Author + information
- John Gordon Harold, MD, MACC, ACC President⁎ ()
- ↵⁎Address correspondence to:
John Gordon Harold, MD, MACC, American College of Cardiology, 2400 N Street NW, Washington, DC 20037
- David May, MD, PhD, FACC, Chair, ACC Board of Governors
We live in a digital world. From the personal communications we share to the financial transactions we execute to the entertainment we enjoy, this digital backbone is pervasive; an integral part of our daily lives rising to our consciousness only when it fails to deliver to our expectations. Through it, we have exponentially expanded our capability to visit, share and communicate. With the increased use of technologies such as Smartphones and tablets, mobile devices are now a part of our everyday lives. These technologies have become increasingly popular and will be transformative in our work flow, as well as in the way we communicate with each other globally.
Likewise, the American College of Cardiology (ACC) has a strategic digital plan, a roadmap that ensures cardiovascular professionals and their patients have the tools and resources to communicate easily and effectively in today's digital world, but also is flexible enough to allow for future technologies (whatever those may be) as well. The genesis for this strategy has roots in the original ACC Learning Center at the College's former headquarters in Bethesda, Maryland. Built in 1977, the futuristic multimedia classroom was viewed as a world-class learning environment far ahead of its time. The highlights of the center: 67 named chairs equipped with a TV monitors, stethaphones, palpators, call lights, tape recorder jacks, and a multiple choice audience response system (Fig. 1) (1).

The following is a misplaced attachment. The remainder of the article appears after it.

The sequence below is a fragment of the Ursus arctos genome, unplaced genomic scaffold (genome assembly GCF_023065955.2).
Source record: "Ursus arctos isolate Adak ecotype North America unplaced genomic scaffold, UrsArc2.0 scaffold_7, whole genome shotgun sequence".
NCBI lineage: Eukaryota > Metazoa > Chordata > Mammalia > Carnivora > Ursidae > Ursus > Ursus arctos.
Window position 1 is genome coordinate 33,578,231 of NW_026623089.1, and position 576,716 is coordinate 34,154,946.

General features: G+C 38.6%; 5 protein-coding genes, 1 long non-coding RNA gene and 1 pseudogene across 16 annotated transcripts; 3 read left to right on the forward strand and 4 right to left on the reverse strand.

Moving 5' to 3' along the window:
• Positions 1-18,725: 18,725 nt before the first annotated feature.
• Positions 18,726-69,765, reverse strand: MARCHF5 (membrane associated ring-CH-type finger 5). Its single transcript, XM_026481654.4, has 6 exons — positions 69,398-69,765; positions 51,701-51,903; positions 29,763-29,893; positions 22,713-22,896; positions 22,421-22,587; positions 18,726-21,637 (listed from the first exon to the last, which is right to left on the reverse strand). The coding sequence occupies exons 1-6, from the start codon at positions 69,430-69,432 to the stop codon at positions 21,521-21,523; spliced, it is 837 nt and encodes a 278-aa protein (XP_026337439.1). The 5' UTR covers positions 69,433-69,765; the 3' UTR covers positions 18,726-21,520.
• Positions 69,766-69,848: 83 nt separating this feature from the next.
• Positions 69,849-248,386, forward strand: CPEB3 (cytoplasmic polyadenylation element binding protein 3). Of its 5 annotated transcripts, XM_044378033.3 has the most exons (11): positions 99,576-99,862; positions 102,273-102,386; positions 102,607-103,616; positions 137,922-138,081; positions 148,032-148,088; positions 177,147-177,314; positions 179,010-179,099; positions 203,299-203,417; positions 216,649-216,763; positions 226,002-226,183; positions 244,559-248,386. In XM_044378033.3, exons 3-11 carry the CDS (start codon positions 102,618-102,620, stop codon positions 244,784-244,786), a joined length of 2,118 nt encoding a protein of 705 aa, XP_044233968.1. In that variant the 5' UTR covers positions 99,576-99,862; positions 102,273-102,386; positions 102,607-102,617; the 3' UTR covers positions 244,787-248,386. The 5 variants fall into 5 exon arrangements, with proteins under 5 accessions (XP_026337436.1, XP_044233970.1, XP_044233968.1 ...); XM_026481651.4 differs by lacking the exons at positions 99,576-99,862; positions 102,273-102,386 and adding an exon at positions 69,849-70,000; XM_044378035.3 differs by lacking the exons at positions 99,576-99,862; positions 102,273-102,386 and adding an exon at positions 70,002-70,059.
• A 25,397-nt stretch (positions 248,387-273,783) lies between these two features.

With today's digital technologies the classroom is everywhere. More people on Earth now have access to mobile phones than have access to running water (2). This digital superhighway will continue to expand into the foreseeable future, offering paradigm-shifting changes in the way we share information and deliver and measure care. The primary objective of the ACC's digital strategy is to embrace those changes, improving the way we communicate, enhancing our ability to obtain continuing education at the point of care, facilitating our patient education, and enriching our member experience.
One example is the new Lifelong Learning Portfolio (LLP). Two years ago, the Institute of Medicine (IOM) released a report that looked at “Digital Infrastructure for the Learning Health System: The Foundation for Continuous Improvement in Health and Health Care.” In particular, the report noted that progress in computational science, IT, and biomedical and health research methods “has made it possible to foresee the emergence of a learning health system that enables both the seamless and efficient delivery of best care practices and the real-time generation and application of new knowledge” (3). The report called for a shared learning system that involves both patients and health care professionals; embeds research in a continuous learning loop; provides flexibility so that individuals can determine how they want to use the system; offers constant evaluation and improvement; and is focused on accelerating the exchange of health information with the end goal of achieving greater interoperability.